8 Replies to “New EPA air toxics report presents sobering assessment of cancer risk”

    1. The report from the EPA on air toxics should not be taken seriously because the EPA has a record of poor scientific analysis which it uses to frighten and intimidate the public about environmental risks.

      The EPA has published false and inaccurate information about risks associated with climate change and this has undermined its credibility. As a result of the EPA’s perfidy, there are not enough votes in the House of Representatives to pass cap & trade legislation.

      It is unlikely that Congress will pass any environmental legislation this year.

      http://politicalticker.blogs.cnn.com/2009/06/24/house-democrats-unsure-of-global-warming-bills-passage/

    2. Jim,
      Thanks for your comments – I appreciate having regular readers who engage with the blog. But I’m not sure what your comment here about climate change (with similar content to comments you’ve left on 3 or 4 other recent posts) has to do with EPA’s analysis of this very different phenomenon. If you have some specific commentary about EPA’s methodology for the NATA 2002 study, that would be constructive and relevant here.

    3. Sean,
      I do not have specific commentary about EPA’s methodology for the NATA 2002 study.

      My comments above are personal reflections that are based on 28 years of experience as an Environmental Engineer, and during this time I have observed the EPA regulate, promulgate, litigate, investigate, and issue many reports and methodolgies.

      However, I understand that my comments were off-topic and in the future I will try to limit my comments to the topic of discussion.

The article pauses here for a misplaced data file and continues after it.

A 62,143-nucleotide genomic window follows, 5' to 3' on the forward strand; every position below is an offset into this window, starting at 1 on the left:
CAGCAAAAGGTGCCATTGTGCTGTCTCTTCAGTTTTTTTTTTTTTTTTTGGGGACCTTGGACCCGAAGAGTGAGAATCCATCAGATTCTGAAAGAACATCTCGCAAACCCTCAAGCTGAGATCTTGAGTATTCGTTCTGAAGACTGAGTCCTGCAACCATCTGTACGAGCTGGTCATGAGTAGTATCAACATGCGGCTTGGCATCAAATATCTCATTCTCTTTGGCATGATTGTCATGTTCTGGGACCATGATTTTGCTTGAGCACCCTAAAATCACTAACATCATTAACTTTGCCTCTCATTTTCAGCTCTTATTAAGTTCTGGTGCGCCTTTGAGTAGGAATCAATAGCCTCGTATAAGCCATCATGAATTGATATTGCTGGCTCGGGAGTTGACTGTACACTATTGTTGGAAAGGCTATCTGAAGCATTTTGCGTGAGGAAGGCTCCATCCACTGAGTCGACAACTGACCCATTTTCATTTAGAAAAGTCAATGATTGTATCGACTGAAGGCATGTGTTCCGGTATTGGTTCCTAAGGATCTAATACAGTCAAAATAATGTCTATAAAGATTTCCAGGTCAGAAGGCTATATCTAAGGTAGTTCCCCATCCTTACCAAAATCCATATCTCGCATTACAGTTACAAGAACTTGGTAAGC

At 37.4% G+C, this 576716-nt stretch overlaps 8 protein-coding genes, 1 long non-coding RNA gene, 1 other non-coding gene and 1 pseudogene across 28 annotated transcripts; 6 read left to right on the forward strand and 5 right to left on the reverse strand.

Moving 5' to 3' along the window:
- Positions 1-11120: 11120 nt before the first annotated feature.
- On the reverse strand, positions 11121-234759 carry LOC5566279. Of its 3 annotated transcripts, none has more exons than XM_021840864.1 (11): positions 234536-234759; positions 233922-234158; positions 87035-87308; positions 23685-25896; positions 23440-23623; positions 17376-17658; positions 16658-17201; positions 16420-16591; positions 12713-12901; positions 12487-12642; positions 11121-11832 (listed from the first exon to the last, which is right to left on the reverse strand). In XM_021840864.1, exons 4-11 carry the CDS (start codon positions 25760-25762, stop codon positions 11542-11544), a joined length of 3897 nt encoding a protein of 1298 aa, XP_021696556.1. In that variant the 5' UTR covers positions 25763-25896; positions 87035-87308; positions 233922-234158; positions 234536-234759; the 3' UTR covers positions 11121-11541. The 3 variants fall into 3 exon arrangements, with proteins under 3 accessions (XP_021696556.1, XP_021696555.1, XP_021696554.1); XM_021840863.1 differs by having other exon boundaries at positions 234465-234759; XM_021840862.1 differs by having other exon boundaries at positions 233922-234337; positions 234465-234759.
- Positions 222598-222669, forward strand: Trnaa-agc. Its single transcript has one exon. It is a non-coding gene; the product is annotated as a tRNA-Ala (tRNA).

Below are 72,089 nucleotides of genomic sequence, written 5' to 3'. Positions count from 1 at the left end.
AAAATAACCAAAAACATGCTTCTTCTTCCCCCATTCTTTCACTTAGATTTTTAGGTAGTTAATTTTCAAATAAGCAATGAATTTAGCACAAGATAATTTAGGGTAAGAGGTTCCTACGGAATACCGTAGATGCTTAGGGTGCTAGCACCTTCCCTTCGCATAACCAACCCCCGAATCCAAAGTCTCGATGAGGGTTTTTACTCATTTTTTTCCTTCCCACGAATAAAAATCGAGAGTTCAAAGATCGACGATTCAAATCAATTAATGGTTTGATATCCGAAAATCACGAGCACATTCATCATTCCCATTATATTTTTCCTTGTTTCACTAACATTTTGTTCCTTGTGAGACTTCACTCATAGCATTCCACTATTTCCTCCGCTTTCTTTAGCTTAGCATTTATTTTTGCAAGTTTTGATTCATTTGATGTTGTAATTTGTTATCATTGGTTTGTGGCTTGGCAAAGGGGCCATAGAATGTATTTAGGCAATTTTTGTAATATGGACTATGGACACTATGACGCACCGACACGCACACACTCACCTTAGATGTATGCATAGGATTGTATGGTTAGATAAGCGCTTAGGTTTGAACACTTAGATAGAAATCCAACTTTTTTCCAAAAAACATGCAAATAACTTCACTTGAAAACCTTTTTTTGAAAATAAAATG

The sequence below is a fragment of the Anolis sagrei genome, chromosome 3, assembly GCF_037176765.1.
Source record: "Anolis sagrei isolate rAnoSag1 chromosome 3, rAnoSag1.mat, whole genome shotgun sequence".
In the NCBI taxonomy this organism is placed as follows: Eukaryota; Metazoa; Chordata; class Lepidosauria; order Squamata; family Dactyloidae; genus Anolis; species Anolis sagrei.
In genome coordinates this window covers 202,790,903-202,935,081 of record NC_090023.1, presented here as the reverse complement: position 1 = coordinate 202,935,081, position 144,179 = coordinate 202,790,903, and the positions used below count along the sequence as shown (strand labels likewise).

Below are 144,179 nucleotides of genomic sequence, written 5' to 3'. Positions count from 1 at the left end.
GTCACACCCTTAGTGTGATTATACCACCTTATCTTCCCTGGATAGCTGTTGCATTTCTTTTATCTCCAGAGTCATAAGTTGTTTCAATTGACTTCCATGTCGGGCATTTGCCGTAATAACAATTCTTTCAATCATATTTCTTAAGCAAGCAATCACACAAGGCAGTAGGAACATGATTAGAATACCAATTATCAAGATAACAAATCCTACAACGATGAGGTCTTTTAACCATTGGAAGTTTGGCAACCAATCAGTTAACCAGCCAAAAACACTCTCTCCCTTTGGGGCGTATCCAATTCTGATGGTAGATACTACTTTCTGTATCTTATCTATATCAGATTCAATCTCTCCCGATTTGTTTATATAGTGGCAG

4. The results would be even worse if EPA had accounted for the cancer risk from diesel particulate matter. The South Coast Air Quality Management Board did just that in its MATES III study and found elevated cancer risk of greater than 3,600 in a million in the areas near the L.A. ports. This is a problem that is solveable with today’s technology, but industry has been fighting the necessary changes in court.

    5. David,
      In the year 2000 (which was an election year) the EPA released a report which said there were 438 deaths per year from air pollution in Houston.

      I was a member of an organization who investigated the EPA’s claim and we could not find any clinical evidence, death certificates, medical records, physician testimony, news reports, or other such data to substantiate that even one death occurred from air pollution.

      When confronted with our findings, the EPA said that it was using “premature deaths” which are based on weak statistical associations and not “actual deaths.”

      This is why I would not trust EPA’s health effects findings regarding elevated cancer risks. It is likely that elevated cancer risks reported by EPA are merely statistical manipulations and not actual cases of cancer that were definitely caused by inhaling diesel particulate matter.

      The research practices and procedures that are utilized by academics and clinicians in the medical profession are far superior and yield more reliable scientific data than EPA’s health effects studies.

    6. It would only make sense that poorer people would be harder hit, because housing is typically cheaper near industrial zones and high vehicular traffic areas, where the concentrations of air toxics are probably higher.

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    About Sean

    Sean Hecht

    Sean B. Hecht is the Co-Executive Director of the Emmett Institute on Climate Change and the Environment, Evan Frankel Professor of Policy and Practice, and Co-Director o…